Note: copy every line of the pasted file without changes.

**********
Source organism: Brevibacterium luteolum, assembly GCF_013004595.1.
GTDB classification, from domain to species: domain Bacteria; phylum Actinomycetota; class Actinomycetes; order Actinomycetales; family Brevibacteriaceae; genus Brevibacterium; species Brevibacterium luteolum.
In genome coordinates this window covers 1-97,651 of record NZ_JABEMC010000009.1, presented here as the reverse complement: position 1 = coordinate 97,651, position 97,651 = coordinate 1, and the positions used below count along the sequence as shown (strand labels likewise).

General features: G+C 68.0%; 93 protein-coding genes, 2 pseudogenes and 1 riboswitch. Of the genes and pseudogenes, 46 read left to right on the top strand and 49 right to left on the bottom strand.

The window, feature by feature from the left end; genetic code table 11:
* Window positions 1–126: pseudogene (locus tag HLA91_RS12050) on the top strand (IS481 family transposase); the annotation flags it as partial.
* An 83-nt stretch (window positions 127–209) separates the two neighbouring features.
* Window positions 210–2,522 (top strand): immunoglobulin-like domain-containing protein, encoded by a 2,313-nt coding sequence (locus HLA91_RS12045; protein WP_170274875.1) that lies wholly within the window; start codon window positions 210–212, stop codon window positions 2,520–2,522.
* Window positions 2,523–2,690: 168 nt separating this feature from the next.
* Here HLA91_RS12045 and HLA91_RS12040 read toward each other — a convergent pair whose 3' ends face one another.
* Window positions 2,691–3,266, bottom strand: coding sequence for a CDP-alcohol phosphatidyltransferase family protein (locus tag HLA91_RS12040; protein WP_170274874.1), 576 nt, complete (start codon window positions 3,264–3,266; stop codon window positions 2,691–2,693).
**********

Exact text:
Source organism: Brevibacterium luteolum, assembly GCF_013004595.1.
GTDB classification, from domain to species: domain Bacteria; phylum Actinomycetota; class Actinomycetes; order Actinomycetales; family Brevibacteriaceae; genus Brevibacterium; species Brevibacterium luteolum.
In genome coordinates this window covers 1-97,651 of record NZ_JABEMC010000009.1, presented here as the reverse complement: position 1 = coordinate 97,651, position 97,651 = coordinate 1, and the positions used below count along the sequence as shown (strand labels likewise).

General features: G+C 68.0%; 93 protein-coding genes, 2 pseudogenes and 1 riboswitch. Of the genes and pseudogenes, 46 read left to right on the top strand and 49 right to left on the bottom strand.

The window, feature by feature from the left end; genetic code table 11:
* Window positions 1–126: pseudogene (locus tag HLA91_RS12050) on the top strand (IS481 family transposase); the annotation flags it as partial.
* An 83-nt stretch (window positions 127–209) separates the two neighbouring features.
* Window positions 210–2,522 (top strand): immunoglobulin-like domain-containing protein, encoded by a 2,313-nt coding sequence (locus HLA91_RS12045; protein WP_170274875.1) that lies wholly within the window; start codon window positions 210–212, stop codon window positions 2,520–2,522.
* Window positions 2,523–2,690: 168 nt separating this feature from the next.
* Here HLA91_RS12045 and HLA91_RS12040 read toward each other — a convergent pair whose 3' ends face one another.
* Window positions 2,691–3,266, bottom strand: coding sequence for a CDP-alcohol phosphatidyltransferase family protein (locus tag HLA91_RS12040; protein WP_170274874.1), 576 nt, complete (start codon window positions 3,264–3,266; stop codon window positions 2,691–2,693).